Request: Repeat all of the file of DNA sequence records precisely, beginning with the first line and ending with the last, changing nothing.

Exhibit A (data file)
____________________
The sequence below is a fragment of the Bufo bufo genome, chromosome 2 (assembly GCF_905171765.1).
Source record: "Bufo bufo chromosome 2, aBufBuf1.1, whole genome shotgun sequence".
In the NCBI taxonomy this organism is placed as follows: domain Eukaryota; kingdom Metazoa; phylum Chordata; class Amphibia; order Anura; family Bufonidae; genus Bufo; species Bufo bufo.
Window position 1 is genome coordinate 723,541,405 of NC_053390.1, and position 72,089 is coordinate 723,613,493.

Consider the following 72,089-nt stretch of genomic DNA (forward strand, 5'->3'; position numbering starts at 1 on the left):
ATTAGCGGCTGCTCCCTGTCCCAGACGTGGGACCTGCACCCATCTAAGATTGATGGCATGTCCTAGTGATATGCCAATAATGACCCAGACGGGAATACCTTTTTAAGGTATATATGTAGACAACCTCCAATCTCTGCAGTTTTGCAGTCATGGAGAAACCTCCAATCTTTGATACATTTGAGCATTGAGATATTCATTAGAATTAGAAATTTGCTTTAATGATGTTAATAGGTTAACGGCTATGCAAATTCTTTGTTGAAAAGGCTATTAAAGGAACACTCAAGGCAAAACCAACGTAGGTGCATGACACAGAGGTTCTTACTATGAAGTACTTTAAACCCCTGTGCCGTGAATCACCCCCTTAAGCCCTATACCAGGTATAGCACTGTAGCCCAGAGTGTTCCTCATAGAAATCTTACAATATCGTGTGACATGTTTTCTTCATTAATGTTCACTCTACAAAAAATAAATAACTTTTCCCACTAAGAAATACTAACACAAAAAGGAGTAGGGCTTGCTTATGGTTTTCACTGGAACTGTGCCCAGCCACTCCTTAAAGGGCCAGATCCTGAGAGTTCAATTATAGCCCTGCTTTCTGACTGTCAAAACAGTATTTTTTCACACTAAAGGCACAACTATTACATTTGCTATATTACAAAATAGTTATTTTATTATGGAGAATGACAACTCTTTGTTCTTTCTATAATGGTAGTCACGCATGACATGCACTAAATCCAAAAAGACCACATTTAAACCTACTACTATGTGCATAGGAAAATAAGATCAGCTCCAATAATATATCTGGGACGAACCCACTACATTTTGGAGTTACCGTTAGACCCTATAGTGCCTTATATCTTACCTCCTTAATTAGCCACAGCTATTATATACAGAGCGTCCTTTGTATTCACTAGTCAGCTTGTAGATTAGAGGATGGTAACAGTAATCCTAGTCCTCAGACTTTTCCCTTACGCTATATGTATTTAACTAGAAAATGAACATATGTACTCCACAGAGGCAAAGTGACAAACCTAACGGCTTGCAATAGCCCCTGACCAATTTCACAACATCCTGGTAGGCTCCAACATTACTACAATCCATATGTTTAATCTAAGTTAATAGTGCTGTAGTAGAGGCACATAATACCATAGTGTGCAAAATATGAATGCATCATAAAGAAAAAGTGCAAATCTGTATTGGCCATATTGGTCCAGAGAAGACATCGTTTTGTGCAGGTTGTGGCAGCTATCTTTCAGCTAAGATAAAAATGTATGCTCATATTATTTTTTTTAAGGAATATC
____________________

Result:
The sequence below is a fragment of the Bufo bufo genome, chromosome 2 (assembly GCF_905171765.1).
Source record: "Bufo bufo chromosome 2, aBufBuf1.1, whole genome shotgun sequence".
In the NCBI taxonomy this organism is placed as follows: domain Eukaryota; kingdom Metazoa; phylum Chordata; class Amphibia; order Anura; family Bufonidae; genus Bufo; species Bufo bufo.
Window position 1 is genome coordinate 723,541,405 of NC_053390.1, and position 72,089 is coordinate 723,613,493.

Consider the following 72,089-nt stretch of genomic DNA (forward strand, 5'->3'; position numbering starts at 1 on the left):
ATTAGCGGCTGCTCCCTGTCCCAGACGTGGGACCTGCACCCATCTAAGATTGATGGCATGTCCTAGTGATATGCCAATAATGACCCAGACGGGAATACCTTTTTAAGGTATATATGTAGACAACCTCCAATCTCTGCAGTTTTGCAGTCATGGAGAAACCTCCAATCTTTGATACATTTGAGCATTGAGATATTCATTAGAATTAGAAATTTGCTTTAATGATGTTAATAGGTTAACGGCTATGCAAATTCTTTGTTGAAAAGGCTATTAAAGGAACACTCAAGGCAAAACCAACGTAGGTGCATGACACAGAGGTTCTTACTATGAAGTACTTTAAACCCCTGTGCCGTGAATCACCCCCTTAAGCCCTATACCAGGTATAGCACTGTAGCCCAGAGTGTTCCTCATAGAAATCTTACAATATCGTGTGACATGTTTTCTTCATTAATGTTCACTCTACAAAAAATAAATAACTTTTCCCACTAAGAAATACTAACACAAAAAGGAGTAGGGCTTGCTTATGGTTTTCACTGGAACTGTGCCCAGCCACTCCTTAAAGGGCCAGATCCTGAGAGTTCAATTATAGCCCTGCTTTCTGACTGTCAAAACAGTATTTTTTCACACTAAAGGCACAACTATTACATTTGCTATATTACAAAATAGTTATTTTATTATGGAGAATGACAACTCTTTGTTCTTTCTATAATGGTAGTCACGCATGACATGCACTAAATCCAAAAAGACCACATTTAAACCTACTACTATGTGCATAGGAAAATAAGATCAGCTCCAATAATATATCTGGGACGAACCCACTACATTTTGGAGTTACCGTTAGACCCTATAGTGCCTTATATCTTACCTCCTTAATTAGCCACAGCTATTATATACAGAGCGTCCTTTGTATTCACTAGTCAGCTTGTAGATTAGAGGATGGTAACAGTAATCCTAGTCCTCAGACTTTTCCCTTACGCTATATGTATTTAACTAGAAAATGAACATATGTACTCCACAGAGGCAAAGTGACAAACCTAACGGCTTGCAATAGCCCCTGACCAATTTCACAACATCCTGGTAGGCTCCAACATTACTACAATCCATATGTTTAATCTAAGTTAATAGTGCTGTAGTAGAGGCACATAATACCATAGTGTGCAAAATATGAATGCATCATAAAGAAAAAGTGCAAATCTGTATTGGCCATATTGGTCCAGAGAAGACATCGTTTTGTGCAGGTTGTGGCAGCTATCTTTCAGCTAAGATAAAAATGTATGCTCATATTATTTTTTTTAAGGAATATC